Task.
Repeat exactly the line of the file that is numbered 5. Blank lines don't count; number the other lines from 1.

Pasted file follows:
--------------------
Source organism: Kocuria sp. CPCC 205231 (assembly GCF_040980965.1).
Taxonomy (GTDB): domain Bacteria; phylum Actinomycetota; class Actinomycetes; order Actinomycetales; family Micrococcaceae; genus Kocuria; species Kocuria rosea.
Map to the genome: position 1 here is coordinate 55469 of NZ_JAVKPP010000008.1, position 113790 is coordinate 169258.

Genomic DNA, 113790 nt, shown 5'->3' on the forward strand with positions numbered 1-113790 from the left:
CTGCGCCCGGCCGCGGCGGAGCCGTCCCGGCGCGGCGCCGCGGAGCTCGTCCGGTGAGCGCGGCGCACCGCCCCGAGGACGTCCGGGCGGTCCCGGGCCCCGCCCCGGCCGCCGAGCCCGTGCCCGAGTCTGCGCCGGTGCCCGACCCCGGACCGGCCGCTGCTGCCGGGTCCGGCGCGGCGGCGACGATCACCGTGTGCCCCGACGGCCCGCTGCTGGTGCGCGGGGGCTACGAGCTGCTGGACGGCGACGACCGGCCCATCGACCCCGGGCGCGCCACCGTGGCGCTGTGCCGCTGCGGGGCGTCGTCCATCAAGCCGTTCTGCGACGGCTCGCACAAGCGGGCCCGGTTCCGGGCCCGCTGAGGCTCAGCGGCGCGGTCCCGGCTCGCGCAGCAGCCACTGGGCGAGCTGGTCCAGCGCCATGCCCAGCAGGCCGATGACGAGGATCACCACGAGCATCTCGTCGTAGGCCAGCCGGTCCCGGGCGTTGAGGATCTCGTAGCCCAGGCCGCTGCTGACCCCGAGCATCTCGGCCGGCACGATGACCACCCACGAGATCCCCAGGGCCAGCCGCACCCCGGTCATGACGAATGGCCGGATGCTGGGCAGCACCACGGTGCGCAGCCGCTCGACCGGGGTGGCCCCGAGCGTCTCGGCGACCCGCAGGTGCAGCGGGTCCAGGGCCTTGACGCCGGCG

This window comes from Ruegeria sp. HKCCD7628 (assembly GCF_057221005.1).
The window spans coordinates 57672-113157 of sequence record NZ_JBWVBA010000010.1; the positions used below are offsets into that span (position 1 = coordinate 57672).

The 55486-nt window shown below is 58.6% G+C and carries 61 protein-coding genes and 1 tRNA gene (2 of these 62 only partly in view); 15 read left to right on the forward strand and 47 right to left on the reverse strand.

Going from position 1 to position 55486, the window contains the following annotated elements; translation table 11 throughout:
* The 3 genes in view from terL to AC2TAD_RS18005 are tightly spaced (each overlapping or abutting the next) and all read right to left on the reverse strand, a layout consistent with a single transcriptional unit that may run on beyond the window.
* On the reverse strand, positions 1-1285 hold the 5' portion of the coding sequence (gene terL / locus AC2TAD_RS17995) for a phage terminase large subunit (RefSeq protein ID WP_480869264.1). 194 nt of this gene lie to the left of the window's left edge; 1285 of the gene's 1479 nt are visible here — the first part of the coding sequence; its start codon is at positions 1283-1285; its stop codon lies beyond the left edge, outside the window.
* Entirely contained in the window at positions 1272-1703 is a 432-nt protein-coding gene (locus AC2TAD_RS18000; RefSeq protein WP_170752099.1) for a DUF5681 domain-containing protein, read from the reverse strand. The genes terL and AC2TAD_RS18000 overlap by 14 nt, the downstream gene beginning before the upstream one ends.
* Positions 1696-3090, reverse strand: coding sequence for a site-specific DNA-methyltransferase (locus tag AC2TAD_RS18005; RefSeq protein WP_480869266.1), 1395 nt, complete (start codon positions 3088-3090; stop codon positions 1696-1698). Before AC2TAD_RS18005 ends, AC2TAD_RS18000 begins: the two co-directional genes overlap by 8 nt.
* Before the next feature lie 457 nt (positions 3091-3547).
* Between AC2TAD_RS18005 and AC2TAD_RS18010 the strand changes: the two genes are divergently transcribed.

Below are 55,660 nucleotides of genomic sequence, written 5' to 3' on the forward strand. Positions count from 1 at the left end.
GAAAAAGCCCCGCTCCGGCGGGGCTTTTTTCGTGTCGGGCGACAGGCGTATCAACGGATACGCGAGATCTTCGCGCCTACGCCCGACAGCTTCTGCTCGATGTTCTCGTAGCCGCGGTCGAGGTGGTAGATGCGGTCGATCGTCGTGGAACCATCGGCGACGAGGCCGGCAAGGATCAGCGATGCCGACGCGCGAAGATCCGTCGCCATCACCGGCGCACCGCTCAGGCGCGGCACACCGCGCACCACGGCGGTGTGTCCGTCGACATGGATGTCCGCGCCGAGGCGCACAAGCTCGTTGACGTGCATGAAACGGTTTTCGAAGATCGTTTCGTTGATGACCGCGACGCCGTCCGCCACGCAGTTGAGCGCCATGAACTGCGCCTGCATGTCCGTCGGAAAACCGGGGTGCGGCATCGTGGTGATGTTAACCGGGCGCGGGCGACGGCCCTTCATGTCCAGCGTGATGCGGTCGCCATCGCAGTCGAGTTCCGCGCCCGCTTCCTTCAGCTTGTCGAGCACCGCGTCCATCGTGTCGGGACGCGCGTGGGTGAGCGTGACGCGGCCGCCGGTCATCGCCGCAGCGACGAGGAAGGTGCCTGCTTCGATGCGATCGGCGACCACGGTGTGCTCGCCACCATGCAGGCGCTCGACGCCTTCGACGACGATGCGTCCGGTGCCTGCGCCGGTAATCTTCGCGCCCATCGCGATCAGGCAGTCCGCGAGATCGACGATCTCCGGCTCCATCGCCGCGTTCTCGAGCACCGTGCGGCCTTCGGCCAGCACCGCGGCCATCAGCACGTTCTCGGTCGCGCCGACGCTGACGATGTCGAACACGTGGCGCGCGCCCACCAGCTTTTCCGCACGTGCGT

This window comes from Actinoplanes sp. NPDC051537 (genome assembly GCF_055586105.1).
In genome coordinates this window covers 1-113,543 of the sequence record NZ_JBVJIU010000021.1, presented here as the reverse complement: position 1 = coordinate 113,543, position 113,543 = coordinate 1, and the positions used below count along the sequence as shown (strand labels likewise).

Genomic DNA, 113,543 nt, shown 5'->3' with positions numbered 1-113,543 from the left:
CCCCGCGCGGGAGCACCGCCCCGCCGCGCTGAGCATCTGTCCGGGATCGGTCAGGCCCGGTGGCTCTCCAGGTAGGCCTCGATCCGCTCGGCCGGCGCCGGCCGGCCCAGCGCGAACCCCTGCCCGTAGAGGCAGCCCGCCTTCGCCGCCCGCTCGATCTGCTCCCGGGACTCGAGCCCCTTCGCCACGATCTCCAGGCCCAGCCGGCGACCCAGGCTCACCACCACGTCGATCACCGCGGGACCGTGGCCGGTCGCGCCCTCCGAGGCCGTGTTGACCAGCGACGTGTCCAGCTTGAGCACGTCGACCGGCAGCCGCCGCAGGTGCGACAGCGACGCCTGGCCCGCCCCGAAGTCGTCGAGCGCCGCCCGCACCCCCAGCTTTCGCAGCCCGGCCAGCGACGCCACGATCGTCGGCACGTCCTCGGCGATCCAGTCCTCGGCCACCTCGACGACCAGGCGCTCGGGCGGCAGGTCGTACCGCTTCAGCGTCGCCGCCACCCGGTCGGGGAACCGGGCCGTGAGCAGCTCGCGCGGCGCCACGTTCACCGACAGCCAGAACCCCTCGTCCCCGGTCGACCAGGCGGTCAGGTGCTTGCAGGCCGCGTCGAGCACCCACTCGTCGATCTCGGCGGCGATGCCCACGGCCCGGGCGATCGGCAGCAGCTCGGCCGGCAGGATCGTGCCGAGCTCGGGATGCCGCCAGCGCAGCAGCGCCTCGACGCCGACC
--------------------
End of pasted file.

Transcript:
CTGCGCCCGGCCGCGGCGGAGCCGTCCCGGCGCGGCGCCGCGGAGCTCGTCCGGTGAGCGCGGCGCACCGCCCCGAGGACGTCCGGGCGGTCCCGGGCCCCGCCCCGGCCGCCGAGCCCGTGCCCGAGTCTGCGCCGGTGCCCGACCCCGGACCGGCCGCTGCTGCCGGGTCCGGCGCGGCGGCGACGATCACCGTGTGCCCCGACGGCCCGCTGCTGGTGCGCGGGGGCTACGAGCTGCTGGACGGCGACGACCGGCCCATCGACCCCGGGCGCGCCACCGTGGCGCTGTGCCGCTGCGGGGCGTCGTCCATCAAGCCGTTCTGCGACGGCTCGCACAAGCGGGCCCGGTTCCGGGCCCGCTGAGGCTCAGCGGCGCGGTCCCGGCTCGCGCAGCAGCCACTGGGCGAGCTGGTCCAGCGCCATGCCCAGCAGGCCGATGACGAGGATCACCACGAGCATCTCGTCGTAGGCCAGCCGGTCCCGGGCGTTGAGGATCTCGTAGCCCAGGCCGCTGCTGACCCCGAGCATCTCGGCCGGCACGATGACCACCCACGAGATCCCCAGGGCCAGCCGCACCCCGGTCATGACGAATGGCCGGATGCTGGGCAGCACCACGGTGCGCAGCCGCTCGACCGGGGTGGCCCCGAGCGTCTCGGCGACCCGCAGGTGCAGCGGGTCCAGGGCCTTGACGCCGGCG